The articles by Mr. Sterba aren’t so much about where our food comes from (except for the comments about hunting), but they have a great deal to say about where our wood comes from. The two topics are closely related, and both are within the purview of the VAFPDB. I highly recommend all three articles. Mr. Sterba has a book coming out next week: Nature Wars: The Incredible Story of How Wildlife Comebacks Turned Backyards into Battlegrounds. I expect that will be interesting, too.

Back on the subject of food, in 2008 the Vermont Large Farm Dairy Conference featured a speaker from Nebraska named Trent Loos. He had a quote that has stuck with me:

Everything lives, everything dies, and death with a purpose brings full meaning to life.

I agree. For more information about that conference and Mr. Loos’s comments, see this blog post.

What do Vermont farmers think about all this? For one view I recommend this blog: Farm Life Love. This blog is by Joanna Lidback who farms with her husband and 1-year old son in Barton. Here’s what she says about herself:

I am a 30-something who recently got married, had a son and moved to a dairy farm in rural Vermont. We milk about 30 cows and have about 45 youngtock. I work part-time from home which allows me to be home with the baby. I’m learning more and more each day about being a mom, wife, career woman, dairy farmer, home-maker. It’s exhausting at times but I’m feeling truly blessed.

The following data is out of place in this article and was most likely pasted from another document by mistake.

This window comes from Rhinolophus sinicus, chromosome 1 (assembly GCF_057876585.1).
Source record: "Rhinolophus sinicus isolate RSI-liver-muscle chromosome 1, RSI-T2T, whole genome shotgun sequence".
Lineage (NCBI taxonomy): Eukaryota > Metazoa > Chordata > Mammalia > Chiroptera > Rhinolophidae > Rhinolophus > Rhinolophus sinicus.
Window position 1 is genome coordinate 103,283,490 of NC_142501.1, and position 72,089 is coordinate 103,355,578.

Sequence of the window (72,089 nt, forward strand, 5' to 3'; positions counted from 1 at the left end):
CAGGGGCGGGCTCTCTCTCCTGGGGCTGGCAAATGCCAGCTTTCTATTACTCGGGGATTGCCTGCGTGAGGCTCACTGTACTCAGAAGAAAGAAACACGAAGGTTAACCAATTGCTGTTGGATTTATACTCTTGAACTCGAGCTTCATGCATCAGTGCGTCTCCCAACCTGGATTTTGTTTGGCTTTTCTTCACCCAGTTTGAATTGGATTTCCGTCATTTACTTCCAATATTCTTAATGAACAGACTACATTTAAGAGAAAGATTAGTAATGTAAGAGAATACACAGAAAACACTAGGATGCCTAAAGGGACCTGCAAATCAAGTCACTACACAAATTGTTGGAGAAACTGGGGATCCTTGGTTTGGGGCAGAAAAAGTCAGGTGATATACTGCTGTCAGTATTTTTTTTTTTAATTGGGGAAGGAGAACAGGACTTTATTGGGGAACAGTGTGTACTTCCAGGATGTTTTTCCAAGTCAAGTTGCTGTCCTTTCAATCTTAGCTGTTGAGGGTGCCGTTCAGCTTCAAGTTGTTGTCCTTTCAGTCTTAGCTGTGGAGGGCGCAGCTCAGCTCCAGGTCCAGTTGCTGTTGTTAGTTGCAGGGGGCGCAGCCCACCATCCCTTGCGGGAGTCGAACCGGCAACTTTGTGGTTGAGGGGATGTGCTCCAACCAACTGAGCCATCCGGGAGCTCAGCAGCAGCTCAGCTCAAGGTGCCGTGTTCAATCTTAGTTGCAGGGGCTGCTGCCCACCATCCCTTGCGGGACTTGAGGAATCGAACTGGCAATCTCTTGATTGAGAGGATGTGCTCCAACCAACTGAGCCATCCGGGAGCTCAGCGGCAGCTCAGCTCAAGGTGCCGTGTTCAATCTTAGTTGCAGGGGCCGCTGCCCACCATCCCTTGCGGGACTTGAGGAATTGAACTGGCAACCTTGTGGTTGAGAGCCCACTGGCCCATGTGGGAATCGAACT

Full disclosure: Joanna works part-time for Farm Credit, but not for Yankee Farm Credit. She works remotely from home for our neighbor Farm Credit East which is headquartered in Connecticut. Some of you may be familiar with the Northeast Dairy Farm Summary (aka the “blue book”) published by Farm Credit. Joanna has been the lead author of that publication for several years.

Joanna tells moving stories. Relevant to the discussion about Bill and Lou is this post:

It’s a Good Day to Put the OId Girl Down

Also relevant are her posts about selling Jersey beef at the local farmers’ market:

Got Jersey Beef?
For the Love of Jersey Beef
Our First Farmers’ Market
Farmers’ Market Conversations, Part I: You Have to Believe in Your Product
Farmers’ Market Conversations, Part II: Our Chosen Farming Practices

So where does our food and wood come from? Largely from killing things. Life cannot exist without killing things. Now there’s a paradox to ponder.